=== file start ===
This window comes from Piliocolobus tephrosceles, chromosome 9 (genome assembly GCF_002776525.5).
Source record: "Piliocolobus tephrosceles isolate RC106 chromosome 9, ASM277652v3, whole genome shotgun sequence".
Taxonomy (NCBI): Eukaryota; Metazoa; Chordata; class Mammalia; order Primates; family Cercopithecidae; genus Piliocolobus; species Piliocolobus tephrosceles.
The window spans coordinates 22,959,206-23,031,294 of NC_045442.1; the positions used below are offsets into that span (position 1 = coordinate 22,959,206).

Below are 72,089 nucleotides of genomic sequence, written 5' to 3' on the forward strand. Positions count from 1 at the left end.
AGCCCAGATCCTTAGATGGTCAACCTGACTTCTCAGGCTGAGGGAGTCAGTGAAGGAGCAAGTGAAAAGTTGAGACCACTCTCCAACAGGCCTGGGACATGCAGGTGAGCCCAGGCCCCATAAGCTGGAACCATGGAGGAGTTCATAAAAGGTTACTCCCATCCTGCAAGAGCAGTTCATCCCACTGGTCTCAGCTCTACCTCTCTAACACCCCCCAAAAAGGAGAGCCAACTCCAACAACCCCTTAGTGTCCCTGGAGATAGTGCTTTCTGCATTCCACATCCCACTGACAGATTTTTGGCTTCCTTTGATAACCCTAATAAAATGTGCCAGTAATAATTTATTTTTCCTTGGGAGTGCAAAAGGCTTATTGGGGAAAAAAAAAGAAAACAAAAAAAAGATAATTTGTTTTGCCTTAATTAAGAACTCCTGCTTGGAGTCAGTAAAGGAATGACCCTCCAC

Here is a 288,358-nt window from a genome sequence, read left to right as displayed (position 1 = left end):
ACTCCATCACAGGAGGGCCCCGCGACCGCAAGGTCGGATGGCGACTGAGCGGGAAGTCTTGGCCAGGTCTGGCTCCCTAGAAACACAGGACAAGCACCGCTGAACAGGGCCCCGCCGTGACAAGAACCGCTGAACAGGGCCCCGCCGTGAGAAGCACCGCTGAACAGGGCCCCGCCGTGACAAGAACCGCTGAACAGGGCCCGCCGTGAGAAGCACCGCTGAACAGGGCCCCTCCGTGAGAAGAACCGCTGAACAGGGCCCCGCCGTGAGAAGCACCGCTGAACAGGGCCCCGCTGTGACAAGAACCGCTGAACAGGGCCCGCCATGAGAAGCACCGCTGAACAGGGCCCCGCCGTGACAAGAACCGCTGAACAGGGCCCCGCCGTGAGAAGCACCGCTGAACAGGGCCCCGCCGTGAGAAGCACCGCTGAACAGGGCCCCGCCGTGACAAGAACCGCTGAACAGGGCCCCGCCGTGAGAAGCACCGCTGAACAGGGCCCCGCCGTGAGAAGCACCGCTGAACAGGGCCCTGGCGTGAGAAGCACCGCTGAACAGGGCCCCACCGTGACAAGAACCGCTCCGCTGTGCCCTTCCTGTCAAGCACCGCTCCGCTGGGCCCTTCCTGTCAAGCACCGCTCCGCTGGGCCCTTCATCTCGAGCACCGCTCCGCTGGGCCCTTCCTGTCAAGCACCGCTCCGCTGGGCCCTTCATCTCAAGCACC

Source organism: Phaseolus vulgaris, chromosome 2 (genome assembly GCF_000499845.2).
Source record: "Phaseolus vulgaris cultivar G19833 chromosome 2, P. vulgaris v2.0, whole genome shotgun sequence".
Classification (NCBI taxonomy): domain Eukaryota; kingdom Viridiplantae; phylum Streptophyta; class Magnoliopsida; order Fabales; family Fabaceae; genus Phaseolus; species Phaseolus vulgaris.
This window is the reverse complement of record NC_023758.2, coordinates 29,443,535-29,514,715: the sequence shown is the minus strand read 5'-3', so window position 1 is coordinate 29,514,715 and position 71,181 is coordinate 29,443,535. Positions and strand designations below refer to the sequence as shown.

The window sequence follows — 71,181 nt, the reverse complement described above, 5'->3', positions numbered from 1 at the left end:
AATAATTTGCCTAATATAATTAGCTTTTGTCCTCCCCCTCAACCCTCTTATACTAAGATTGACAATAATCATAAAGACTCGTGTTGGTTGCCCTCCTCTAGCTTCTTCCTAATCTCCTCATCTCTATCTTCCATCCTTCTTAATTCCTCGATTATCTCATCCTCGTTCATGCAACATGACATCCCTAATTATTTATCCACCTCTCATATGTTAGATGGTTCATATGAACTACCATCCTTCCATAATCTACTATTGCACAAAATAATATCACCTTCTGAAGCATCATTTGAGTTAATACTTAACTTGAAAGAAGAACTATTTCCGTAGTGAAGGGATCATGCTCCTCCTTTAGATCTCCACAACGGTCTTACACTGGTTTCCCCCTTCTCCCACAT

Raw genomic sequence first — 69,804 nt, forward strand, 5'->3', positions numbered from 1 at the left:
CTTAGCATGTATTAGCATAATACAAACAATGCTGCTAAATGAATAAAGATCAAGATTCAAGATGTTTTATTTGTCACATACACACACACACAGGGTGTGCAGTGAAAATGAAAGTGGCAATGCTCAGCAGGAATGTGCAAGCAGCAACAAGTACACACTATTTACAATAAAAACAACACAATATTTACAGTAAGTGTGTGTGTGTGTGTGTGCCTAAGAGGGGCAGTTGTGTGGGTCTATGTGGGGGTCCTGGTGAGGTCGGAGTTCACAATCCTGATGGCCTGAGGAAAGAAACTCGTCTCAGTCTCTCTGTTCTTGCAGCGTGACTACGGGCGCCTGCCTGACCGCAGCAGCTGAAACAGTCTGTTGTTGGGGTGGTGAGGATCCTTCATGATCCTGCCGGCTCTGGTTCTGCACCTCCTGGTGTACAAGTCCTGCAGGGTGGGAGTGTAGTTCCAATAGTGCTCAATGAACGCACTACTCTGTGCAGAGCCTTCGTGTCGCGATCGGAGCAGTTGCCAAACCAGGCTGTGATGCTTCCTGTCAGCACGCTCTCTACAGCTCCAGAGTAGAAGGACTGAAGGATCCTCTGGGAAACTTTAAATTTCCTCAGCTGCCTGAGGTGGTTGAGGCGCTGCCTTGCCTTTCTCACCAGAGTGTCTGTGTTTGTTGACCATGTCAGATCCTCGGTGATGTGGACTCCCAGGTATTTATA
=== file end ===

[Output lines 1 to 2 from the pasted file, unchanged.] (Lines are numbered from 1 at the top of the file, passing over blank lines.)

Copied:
This window comes from Piliocolobus tephrosceles, chromosome 9 (genome assembly GCF_002776525.5).
Source record: "Piliocolobus tephrosceles isolate RC106 chromosome 9, ASM277652v3, whole genome shotgun sequence".